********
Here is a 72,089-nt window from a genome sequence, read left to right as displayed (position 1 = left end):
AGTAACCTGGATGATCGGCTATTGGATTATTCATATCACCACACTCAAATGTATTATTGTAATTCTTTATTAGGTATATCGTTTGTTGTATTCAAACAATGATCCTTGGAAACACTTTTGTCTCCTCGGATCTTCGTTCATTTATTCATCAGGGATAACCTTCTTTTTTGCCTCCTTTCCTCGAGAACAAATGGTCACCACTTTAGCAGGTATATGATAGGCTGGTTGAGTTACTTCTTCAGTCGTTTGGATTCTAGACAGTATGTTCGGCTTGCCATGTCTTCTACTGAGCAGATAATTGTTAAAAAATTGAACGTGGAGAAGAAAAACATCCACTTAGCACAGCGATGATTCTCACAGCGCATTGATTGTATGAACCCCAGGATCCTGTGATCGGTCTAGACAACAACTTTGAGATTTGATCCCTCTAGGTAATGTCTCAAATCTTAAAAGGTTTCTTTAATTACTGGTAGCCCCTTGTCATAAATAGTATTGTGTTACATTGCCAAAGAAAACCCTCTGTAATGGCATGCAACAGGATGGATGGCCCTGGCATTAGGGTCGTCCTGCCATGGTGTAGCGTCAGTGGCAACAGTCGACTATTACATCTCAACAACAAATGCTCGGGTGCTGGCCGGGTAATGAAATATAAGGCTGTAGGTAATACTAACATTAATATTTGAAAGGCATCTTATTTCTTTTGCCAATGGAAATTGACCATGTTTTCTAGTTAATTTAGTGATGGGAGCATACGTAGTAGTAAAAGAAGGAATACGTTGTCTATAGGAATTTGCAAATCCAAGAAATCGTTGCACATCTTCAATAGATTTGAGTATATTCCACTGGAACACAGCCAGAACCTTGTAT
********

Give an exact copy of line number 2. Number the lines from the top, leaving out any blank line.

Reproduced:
AGTAACCTGGATGATCGGCTATTGGATTATTCATATCACCACACTCAAATGTATTATTGTAATTCTTTATTAGGTATATCGTTTGTTGTATTCAAACAATGATCCTTGGAAACACTTTTGTCTCCTCGGATCTTCGTTCATTTATTCATCAGGGATAACCTTCTTTTTTGCCTCCTTTCCTCGAGAACAAATGGTCACCACTTTAGCAGGTATATGATAGGCTGGTTGAGTTACTTCTTCAGTCGTTTGGATTCTAGACAGTATGTTCGGCTTGCCATGTCTTCTACTGAGCAGATAATTGTTAAAAAATTGAACGTGGAGAAGAAAAACATCCACTTAGCACAGCGATGATTCTCACAGCGCATTGATTGTATGAACCCCAGGATCCTGTGATCGGTCTAGACAACAACTTTGAGATTTGATCCCTCTAGGTAATGTCTCAAATCTTAAAAGGTTTCTTTAATTACTGGTAGCCCCTTGTCATAAATAGTATTGTGTTACATTGCCAAAGAAAACCCTCTGTAATGGCATGCAACAGGATGGATGGCCCTGGCATTAGGGTCGTCCTGCCATGGTGTAGCGTCAGTGGCAACAGTCGACTATTACATCTCAACAACAAATGCTCGGGTGCTGGCCGGGTAATGAAATATAAGGCTGTAGGTAATACTAACATTAATATTTGAAAGGCATCTTATTTCTTTTGCCAATGGAAATTGACCATGTTTTCTAGTTAATTTAGTGATGGGAGCATACGTAGTAGTAAAAGAAGGAATACGTTGTCTATAGGAATTTGCAAATCCAAGAAATCGTTGCACATCTTCAATAGATTTGAGTATATTCCACTGGAACACAGCCAGAACCTTGTAT